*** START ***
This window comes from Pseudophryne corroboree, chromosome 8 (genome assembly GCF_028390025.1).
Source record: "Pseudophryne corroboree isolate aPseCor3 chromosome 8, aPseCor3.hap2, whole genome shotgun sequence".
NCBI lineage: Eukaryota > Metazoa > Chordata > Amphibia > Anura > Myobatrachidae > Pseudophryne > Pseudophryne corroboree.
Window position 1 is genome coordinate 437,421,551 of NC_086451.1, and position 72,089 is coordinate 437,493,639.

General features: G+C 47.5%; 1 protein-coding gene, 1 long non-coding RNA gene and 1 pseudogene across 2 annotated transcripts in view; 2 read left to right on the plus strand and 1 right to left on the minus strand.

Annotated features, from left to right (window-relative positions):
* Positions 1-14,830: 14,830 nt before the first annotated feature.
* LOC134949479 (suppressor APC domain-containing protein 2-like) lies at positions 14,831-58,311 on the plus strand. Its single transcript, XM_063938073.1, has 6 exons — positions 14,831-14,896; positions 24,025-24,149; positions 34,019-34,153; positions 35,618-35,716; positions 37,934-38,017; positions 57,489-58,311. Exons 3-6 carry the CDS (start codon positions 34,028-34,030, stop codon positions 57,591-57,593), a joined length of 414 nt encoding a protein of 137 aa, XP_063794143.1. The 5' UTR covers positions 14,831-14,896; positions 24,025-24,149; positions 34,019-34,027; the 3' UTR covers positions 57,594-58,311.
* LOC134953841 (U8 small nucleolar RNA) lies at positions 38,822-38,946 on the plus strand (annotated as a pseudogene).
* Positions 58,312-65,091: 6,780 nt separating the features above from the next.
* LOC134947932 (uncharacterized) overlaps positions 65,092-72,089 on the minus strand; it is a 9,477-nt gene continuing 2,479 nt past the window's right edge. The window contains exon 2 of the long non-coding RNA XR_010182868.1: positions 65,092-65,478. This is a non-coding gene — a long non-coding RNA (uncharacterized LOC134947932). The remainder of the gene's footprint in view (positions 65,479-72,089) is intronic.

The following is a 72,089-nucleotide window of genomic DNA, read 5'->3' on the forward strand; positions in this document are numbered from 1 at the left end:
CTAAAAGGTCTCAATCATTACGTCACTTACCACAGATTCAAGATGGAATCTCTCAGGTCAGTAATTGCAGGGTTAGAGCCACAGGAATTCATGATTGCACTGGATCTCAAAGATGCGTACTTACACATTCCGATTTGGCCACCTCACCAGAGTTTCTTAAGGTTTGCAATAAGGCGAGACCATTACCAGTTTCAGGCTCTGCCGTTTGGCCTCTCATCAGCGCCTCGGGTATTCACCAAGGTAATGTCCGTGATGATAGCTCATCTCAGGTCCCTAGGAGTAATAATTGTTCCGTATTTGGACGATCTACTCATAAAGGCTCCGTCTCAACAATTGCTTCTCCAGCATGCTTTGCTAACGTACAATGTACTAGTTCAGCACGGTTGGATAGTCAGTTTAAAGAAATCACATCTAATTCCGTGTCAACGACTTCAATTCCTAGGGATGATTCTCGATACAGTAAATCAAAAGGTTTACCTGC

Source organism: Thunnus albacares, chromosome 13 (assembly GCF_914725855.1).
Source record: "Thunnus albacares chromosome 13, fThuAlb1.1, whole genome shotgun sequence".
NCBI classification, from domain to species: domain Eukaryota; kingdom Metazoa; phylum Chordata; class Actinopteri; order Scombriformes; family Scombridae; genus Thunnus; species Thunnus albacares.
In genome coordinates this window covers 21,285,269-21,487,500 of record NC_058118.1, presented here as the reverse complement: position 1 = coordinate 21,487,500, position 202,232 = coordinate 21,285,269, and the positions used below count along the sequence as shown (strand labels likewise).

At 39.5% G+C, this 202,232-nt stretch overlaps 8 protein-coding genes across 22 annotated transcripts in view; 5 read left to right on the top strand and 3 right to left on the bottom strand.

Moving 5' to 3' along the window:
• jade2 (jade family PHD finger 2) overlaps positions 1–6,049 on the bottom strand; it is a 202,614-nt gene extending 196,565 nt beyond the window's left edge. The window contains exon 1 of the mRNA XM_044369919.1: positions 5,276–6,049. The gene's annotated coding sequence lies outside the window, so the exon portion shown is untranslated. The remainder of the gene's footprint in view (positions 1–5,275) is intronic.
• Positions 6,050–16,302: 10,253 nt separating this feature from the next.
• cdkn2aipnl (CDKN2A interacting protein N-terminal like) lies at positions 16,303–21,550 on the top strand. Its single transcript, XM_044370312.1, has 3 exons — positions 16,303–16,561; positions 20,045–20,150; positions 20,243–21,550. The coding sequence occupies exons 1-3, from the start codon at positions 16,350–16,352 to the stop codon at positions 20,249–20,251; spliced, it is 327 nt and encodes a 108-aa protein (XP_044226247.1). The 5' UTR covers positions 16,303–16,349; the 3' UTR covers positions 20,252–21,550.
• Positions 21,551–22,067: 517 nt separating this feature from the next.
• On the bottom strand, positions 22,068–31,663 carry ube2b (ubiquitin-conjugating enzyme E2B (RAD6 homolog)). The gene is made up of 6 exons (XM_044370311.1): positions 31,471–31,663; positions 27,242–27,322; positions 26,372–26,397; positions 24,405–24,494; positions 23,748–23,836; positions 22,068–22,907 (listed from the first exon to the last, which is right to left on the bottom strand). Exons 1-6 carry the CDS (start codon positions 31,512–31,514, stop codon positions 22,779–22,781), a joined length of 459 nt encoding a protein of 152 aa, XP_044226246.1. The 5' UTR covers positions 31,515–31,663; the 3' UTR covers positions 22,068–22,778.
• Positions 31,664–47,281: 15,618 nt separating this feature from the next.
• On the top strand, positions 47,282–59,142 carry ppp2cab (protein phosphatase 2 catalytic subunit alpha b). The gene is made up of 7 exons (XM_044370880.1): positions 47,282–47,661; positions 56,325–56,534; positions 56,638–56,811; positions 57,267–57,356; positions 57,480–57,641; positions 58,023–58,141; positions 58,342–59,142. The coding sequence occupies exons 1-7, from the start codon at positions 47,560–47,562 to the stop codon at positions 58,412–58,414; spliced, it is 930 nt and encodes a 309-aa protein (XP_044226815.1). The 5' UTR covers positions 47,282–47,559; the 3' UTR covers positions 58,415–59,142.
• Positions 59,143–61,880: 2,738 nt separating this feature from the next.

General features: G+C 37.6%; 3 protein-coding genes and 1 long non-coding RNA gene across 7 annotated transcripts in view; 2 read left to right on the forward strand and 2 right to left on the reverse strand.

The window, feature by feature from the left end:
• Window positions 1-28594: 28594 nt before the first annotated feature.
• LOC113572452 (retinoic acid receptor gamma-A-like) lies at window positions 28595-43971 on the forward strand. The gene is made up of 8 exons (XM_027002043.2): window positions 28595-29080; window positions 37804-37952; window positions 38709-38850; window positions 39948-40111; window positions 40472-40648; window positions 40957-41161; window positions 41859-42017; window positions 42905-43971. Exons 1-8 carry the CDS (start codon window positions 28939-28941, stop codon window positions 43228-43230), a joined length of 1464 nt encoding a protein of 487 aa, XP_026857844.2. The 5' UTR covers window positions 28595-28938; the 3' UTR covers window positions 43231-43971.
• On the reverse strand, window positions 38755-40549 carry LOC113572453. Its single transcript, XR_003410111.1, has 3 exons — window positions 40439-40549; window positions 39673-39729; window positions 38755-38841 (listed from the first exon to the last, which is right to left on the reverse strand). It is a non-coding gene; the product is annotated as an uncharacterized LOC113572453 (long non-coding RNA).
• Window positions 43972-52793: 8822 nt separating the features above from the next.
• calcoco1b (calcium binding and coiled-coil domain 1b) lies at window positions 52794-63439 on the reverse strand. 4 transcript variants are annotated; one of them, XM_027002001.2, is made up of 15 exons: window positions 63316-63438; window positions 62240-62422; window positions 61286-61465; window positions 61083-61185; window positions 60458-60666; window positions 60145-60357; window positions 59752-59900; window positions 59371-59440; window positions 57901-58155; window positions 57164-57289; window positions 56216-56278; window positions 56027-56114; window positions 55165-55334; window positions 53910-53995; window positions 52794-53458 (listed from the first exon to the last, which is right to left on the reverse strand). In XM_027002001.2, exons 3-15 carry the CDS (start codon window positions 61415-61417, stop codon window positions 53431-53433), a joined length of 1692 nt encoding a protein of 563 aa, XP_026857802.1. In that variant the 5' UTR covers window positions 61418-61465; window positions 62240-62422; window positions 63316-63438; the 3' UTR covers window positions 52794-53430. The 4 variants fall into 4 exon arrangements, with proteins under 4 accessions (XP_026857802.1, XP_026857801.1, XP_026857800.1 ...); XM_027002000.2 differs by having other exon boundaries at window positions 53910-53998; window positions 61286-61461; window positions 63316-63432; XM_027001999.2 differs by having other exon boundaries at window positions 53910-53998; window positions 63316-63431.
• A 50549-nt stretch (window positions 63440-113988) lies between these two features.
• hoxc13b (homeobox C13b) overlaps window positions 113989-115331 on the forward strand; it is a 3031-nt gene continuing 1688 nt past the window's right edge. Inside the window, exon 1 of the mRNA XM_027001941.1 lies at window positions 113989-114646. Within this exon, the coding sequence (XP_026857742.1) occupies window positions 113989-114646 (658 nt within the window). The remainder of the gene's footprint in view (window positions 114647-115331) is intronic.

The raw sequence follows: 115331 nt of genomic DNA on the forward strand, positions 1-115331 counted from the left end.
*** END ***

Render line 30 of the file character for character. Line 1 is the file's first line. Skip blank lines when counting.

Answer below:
• Window positions 1-28594: 28594 nt before the first annotated feature.